Greek scientists develop revolutionary test for osteoarthritis

A very important step for science and specifically for the field of osteoarthritis is expected to be made in the near future.

ΑΠΘ has developed a new test to predict osteoarthritis for all ages. A diagnostic examination will provide a general picture of the joints (including the condition of the articular cartilage) and the likely risk of developing the disease in a person in the future. “With the test, we can predict whether any articular cartilage is at risk, and how the disease will develop and proceed in the future – depending on age, work, body structure, etc.,” said Professor and Director A’ Orthopedic clinic ΑΠΘ of the hospital “G. Papanikolaou” Panagiotis K. Givisis. “We are in the final data phase, and with this study, we will be able to contribute to solving the problem of osteoarthritis,” he said.

Reference

Osteoarthritis is the most common joint disease in many countries around the world, which usually begins at the age of 40 years. Radiographic manifestations of osteoarthritis can be found in a much higher percentage of patients, while clinical manifestations (pain, swelling and stiffness in a particular joint) may still be absent. The frequency of the disease increases with age. It is believed that in persons over 75 years of age, 80% have, to varying degrees of severity, signs of osteoarthritis.

“More and more people will be affected at some point as life expectancy increases,” the professor said, adding that “the older a person gets, the more susceptible they become to developing osteoarthritis.” Treatment begins when symptoms of the disease are present, i.e. complaints. Asymptomatic osteoarthritis is diagnosed only on x-rays. It is believed that the disease is not subject to treatment. And that’s why it’s so important prevention.

Risk factors for osteoarthritis:

  • Endogenous: age, gender, developmental defects (flat feet, x-and-o-shaped limbs), heredity.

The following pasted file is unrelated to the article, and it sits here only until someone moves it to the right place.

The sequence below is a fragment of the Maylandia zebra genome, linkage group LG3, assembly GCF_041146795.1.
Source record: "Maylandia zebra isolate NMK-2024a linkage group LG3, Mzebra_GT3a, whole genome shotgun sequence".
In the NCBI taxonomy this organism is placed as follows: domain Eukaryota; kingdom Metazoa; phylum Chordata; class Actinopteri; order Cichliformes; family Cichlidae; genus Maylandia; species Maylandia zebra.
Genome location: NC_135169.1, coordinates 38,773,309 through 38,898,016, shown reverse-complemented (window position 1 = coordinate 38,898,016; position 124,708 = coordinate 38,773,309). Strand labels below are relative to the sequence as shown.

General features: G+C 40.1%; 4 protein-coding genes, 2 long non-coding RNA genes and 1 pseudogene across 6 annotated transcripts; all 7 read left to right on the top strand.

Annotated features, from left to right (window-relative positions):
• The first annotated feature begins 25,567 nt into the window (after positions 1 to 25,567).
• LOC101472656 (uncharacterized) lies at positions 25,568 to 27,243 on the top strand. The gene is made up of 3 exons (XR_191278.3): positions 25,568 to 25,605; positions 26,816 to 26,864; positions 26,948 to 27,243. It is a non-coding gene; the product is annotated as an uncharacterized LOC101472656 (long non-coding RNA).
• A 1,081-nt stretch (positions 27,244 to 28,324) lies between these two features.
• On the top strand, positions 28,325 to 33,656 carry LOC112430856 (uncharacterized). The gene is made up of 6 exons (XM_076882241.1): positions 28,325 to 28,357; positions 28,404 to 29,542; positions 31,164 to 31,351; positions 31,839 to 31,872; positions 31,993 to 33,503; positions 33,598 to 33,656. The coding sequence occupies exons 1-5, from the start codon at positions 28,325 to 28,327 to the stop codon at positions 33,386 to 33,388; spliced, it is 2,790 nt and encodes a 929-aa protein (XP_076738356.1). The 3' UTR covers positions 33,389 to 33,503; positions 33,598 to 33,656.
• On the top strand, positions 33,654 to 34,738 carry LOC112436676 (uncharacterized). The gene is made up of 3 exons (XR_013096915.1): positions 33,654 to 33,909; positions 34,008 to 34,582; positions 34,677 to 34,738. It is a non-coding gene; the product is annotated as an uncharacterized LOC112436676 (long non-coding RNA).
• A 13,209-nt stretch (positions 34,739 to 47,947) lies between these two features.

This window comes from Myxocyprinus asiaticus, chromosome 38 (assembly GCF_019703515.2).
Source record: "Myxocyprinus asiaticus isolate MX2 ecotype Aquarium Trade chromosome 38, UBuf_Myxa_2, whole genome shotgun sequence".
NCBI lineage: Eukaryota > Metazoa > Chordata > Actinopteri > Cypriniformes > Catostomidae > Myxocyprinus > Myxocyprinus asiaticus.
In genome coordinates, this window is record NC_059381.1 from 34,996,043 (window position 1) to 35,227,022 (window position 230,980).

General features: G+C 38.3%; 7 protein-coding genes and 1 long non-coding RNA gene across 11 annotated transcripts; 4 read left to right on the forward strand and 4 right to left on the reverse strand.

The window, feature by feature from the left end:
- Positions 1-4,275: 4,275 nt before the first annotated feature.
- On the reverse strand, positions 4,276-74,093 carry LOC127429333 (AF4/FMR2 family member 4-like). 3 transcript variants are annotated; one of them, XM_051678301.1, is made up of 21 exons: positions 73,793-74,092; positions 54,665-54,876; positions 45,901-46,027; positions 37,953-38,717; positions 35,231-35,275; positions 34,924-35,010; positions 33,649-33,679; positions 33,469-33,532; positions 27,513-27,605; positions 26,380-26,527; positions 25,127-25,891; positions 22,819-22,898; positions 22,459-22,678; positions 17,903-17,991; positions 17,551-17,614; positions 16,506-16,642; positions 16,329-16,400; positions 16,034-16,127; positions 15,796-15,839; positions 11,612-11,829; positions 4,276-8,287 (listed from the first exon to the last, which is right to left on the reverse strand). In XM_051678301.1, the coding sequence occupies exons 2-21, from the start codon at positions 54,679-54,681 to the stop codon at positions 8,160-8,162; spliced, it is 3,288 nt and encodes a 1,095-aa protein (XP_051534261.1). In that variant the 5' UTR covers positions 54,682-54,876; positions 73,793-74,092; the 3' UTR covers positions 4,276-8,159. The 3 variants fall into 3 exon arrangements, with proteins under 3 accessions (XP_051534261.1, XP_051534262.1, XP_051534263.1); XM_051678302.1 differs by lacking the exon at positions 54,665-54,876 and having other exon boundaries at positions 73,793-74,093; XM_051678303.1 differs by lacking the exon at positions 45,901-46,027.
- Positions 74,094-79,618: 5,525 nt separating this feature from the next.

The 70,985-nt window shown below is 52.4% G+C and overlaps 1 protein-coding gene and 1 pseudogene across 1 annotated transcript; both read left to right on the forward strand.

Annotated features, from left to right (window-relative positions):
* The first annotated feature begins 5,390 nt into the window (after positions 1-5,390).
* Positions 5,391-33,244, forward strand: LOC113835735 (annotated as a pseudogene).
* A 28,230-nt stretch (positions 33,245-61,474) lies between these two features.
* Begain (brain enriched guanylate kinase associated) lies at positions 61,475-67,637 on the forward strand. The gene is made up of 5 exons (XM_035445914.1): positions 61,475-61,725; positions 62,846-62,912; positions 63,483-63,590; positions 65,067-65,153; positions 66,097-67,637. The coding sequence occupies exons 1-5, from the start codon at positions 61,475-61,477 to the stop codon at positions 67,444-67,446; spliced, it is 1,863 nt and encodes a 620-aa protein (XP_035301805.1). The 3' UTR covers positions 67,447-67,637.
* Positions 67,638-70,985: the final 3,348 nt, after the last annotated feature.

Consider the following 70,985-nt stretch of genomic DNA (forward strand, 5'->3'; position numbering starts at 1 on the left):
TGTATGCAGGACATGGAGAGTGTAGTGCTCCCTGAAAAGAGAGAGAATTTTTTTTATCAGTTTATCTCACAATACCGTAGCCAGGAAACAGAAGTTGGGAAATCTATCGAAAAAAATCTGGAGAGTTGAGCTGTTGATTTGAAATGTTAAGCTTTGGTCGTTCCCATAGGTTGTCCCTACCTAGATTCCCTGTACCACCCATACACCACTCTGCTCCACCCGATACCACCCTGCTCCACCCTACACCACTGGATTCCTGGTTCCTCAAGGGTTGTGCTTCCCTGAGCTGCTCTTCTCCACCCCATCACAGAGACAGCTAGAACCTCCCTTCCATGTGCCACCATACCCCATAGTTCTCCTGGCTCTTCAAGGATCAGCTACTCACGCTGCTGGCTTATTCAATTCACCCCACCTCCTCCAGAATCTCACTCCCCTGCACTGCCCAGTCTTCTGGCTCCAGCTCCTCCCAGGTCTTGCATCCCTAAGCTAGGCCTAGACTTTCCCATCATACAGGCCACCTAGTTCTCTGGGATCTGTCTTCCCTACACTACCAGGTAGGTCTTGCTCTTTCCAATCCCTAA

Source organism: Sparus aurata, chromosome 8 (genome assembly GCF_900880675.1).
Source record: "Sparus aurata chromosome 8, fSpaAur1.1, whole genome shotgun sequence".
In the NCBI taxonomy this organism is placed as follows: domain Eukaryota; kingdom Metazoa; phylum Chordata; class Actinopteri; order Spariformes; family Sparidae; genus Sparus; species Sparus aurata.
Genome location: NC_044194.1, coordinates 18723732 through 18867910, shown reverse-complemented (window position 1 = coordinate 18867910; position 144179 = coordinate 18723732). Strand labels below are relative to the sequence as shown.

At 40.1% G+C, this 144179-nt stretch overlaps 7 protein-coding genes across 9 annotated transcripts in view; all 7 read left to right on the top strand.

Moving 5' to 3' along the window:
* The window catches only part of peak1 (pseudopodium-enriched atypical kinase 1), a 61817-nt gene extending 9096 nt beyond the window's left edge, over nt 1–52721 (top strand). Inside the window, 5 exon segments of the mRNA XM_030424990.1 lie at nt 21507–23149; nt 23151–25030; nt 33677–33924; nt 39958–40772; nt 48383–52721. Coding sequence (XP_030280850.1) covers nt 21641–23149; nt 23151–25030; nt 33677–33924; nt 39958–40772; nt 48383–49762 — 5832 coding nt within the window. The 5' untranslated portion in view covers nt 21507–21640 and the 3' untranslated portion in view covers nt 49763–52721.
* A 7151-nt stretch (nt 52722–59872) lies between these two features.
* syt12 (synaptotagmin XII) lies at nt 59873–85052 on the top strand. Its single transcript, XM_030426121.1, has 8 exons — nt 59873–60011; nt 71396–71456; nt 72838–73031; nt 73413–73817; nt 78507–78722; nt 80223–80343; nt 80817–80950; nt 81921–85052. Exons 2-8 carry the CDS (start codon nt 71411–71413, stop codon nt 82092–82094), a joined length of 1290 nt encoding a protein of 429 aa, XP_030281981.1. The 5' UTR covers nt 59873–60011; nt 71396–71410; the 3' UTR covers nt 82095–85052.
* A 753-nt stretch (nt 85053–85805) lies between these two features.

• Exogenous: injuries, bruises, overweight, professional activities (dancers, athletes).
  • There is epidemiological evidence of the influence of sex hormones, primarily estrogens, on the development and progression of OA.
  • The frequency of clinical manifestations of OA occurs in the majority during menopause.

There are two main forms of osteoarthritis:

  1. Primary (idiopathic): damage to the hands, feet, knee and hip joints, spine;
  2. Secondary: post-traumatic, metabolic (against the background of concomitant pathology: diabetes mellitus, hypothyroidism, gout, etc.).

What is arthrosis and at what age does it occur?

According to Mr. Givisi, osteoarthritis is a degeneration and gradual destruction of articular cartilage and usually occurs in older people. In particular, here are 4 secret “life hacks” that the specialist suggests people follow to prevent this condition from occurring.

1. Maintain a healthy weight

Body weight plays a crucial role in the health of joints, as being overweight significantly affects them, putting excessive strain on them and eventually causing them to wear out over time.

2. Good physical activity (walking)

The secret to healthy joints is to keep them supple and mobile, which is why exercise “helps the bones and articular cartilage regenerate” according to Mr. Givisi.

3. Good nutrition

Eating a balanced diet can help you lose weight, which can help relieve the symptoms of osteoarthritis.

4. Good sleep

Finally, good and sufficient sleep plays an important role in the good functioning of the joints, in addition to nutrition.

All these methods contribute to the regeneration of bones and articular cartilage.



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